After several days of packing props and gear, we loaded up and headed to southern Oklahoma! Our crew arrived in the afternoon, and we spent that evening doing camera tests, lighting preparations, and decorating the three sets. After working late our team hit the sack eager for the big day.

Andrew Smith was the gaffer, creating the cinematic narrative lighting for each scene. Using a variety of  references, Andrew worked with John-Clay to create the warmth of a midwestern home. The bedroom was motivated by the nightstand lamp, the living room motivated by the fireplace, and the kitchen was cooler lighting, emphasizing the Congressman’s frustration of missing his daughter’s birthday party.

Hunter Starnes came on as 1st AC, and John-Clay operated the camera and was Director of Photography and AD. Benjamin Burnett was in charge of sound and Kimberlie McCutchen came as Art and Catering Assistant for Sarah, who was Producing and in charge of Art and Catering.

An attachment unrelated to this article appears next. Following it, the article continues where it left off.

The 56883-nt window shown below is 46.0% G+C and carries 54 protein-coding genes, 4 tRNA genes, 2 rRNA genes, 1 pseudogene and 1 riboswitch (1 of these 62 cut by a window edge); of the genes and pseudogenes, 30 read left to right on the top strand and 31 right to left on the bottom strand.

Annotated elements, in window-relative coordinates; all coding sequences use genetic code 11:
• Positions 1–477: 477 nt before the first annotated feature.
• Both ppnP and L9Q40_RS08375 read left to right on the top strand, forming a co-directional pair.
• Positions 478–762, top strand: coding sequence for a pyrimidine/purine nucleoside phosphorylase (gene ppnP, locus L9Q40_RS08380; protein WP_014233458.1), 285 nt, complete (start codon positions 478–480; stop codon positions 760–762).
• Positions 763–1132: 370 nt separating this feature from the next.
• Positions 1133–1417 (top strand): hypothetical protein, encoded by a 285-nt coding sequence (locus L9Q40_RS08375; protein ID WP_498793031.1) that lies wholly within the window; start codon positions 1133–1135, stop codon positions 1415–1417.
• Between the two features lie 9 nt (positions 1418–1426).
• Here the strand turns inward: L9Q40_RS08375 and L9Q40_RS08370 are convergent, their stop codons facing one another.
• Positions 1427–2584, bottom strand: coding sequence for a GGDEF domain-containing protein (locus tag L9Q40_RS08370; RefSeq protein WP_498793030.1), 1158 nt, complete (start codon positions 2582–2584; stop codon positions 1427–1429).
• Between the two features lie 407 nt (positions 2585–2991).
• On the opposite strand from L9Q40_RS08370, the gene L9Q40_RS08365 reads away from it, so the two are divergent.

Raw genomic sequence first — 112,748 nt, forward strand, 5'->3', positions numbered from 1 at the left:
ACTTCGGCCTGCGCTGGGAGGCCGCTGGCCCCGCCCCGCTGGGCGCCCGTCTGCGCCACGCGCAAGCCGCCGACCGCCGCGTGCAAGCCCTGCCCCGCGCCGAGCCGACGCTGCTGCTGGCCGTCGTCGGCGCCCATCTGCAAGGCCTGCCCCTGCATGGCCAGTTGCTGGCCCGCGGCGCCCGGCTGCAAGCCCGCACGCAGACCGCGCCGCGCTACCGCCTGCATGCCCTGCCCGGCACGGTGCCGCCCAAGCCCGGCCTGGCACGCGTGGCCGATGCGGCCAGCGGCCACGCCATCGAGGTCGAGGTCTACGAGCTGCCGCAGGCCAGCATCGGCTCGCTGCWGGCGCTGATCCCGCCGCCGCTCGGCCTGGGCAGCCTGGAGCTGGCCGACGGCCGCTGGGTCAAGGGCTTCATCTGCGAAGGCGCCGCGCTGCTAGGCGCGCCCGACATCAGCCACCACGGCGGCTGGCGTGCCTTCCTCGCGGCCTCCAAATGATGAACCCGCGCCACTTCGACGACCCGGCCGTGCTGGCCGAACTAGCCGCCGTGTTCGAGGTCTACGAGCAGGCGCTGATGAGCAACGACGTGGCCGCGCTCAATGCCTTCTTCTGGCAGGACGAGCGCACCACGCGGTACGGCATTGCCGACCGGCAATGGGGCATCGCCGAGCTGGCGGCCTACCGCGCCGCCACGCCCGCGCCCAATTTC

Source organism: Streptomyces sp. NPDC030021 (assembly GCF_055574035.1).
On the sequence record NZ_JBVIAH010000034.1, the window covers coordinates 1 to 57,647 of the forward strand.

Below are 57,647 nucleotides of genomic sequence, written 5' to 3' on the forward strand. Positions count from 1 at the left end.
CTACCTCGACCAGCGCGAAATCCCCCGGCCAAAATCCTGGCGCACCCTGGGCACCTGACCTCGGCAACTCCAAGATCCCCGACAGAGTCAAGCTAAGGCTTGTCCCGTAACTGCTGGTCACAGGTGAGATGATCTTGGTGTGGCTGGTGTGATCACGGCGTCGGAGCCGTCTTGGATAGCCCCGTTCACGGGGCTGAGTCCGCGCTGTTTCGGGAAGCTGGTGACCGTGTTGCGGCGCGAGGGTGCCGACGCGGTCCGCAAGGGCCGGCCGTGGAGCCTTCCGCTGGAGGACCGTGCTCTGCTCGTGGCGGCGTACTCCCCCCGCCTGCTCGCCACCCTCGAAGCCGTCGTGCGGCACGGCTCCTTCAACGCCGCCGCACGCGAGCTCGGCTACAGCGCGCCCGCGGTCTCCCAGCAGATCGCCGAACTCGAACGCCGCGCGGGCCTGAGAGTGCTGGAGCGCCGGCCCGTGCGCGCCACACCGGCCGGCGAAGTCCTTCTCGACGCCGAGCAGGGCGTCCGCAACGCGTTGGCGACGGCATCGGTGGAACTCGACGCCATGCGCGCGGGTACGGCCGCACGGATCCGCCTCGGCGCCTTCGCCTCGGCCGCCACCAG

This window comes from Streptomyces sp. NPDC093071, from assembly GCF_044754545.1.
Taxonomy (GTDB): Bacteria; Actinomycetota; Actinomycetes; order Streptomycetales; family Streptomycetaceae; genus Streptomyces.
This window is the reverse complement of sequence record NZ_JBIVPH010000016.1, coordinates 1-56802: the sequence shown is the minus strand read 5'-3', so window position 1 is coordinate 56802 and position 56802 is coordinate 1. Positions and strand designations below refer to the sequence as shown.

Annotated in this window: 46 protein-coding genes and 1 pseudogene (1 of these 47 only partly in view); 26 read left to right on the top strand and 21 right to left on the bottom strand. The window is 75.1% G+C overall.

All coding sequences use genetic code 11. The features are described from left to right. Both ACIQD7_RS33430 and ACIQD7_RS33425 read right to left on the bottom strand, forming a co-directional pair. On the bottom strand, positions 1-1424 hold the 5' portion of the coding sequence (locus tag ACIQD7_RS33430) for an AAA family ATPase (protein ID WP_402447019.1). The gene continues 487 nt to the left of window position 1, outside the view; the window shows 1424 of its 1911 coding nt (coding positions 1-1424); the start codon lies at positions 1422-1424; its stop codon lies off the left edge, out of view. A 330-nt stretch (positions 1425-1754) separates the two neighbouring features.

Since we needed it to be dark outside for filming, we had an afternoon call time, with our cast joining us for lunch. Brooks and Charlotte shared the first scene, giving emotional and heartfelt performances. John-Clay interacted with the director, making sure we were getting the takes that would work together in the edit.

We moved to the kitchen scene next, using a slow pull-back from the cake…into a wide shot establishing the scene. After the wide, we moved for close-ups. Following this scene, we had a BBQ dinner for the crew, filmed the car mini-scene, and then filmed multiple angles for the living room scene, taking time between angles to make sure the lighting and set filled in around the cast.

On the technical side, we filmed with the Canon C70, which had the dynamic range we needed for low-light scenes, and also for filming in a moving vehicle and show the passing terrain while focusing on the actor inside the vehicle. We were not able to turn on the fireplace, so we created a flickering orange light to mimic real flames.